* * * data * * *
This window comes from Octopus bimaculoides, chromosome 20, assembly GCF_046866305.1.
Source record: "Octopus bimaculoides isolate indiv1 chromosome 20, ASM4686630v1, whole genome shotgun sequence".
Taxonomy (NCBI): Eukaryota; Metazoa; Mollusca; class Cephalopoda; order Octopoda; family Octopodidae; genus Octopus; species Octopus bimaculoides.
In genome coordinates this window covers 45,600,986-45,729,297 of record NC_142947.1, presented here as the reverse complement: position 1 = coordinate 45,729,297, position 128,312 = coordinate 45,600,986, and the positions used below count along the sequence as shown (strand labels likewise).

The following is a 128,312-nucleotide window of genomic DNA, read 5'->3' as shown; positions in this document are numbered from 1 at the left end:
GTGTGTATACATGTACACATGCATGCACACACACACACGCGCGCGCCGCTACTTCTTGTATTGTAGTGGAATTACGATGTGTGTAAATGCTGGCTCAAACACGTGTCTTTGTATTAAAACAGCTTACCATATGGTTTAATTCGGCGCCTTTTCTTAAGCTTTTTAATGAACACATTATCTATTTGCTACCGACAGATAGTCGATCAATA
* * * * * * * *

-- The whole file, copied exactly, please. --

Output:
This window comes from Octopus bimaculoides, chromosome 20, assembly GCF_046866305.1.
Source record: "Octopus bimaculoides isolate indiv1 chromosome 20, ASM4686630v1, whole genome shotgun sequence".
Taxonomy (NCBI): Eukaryota; Metazoa; Mollusca; class Cephalopoda; order Octopoda; family Octopodidae; genus Octopus; species Octopus bimaculoides.
In genome coordinates this window covers 45,600,986-45,729,297 of record NC_142947.1, presented here as the reverse complement: position 1 = coordinate 45,729,297, position 128,312 = coordinate 45,600,986, and the positions used below count along the sequence as shown (strand labels likewise).

The following is a 128,312-nucleotide window of genomic DNA, read 5'->3' as shown; positions in this document are numbered from 1 at the left end:
GTGTGTATACATGTACACATGCATGCACACACACACACGCGCGCGCCGCTACTTCTTGTATTGTAGTGGAATTACGATGTGTGTAAATGCTGGCTCAAACACGTGTCTTTGTATTAAAACAGCTTACCATATGGTTTAATTCGGCGCCTTTTCTTAAGCTTTTTAATGAACACATTATCTATTTGCTACCGACAGATAGTCGATCAATA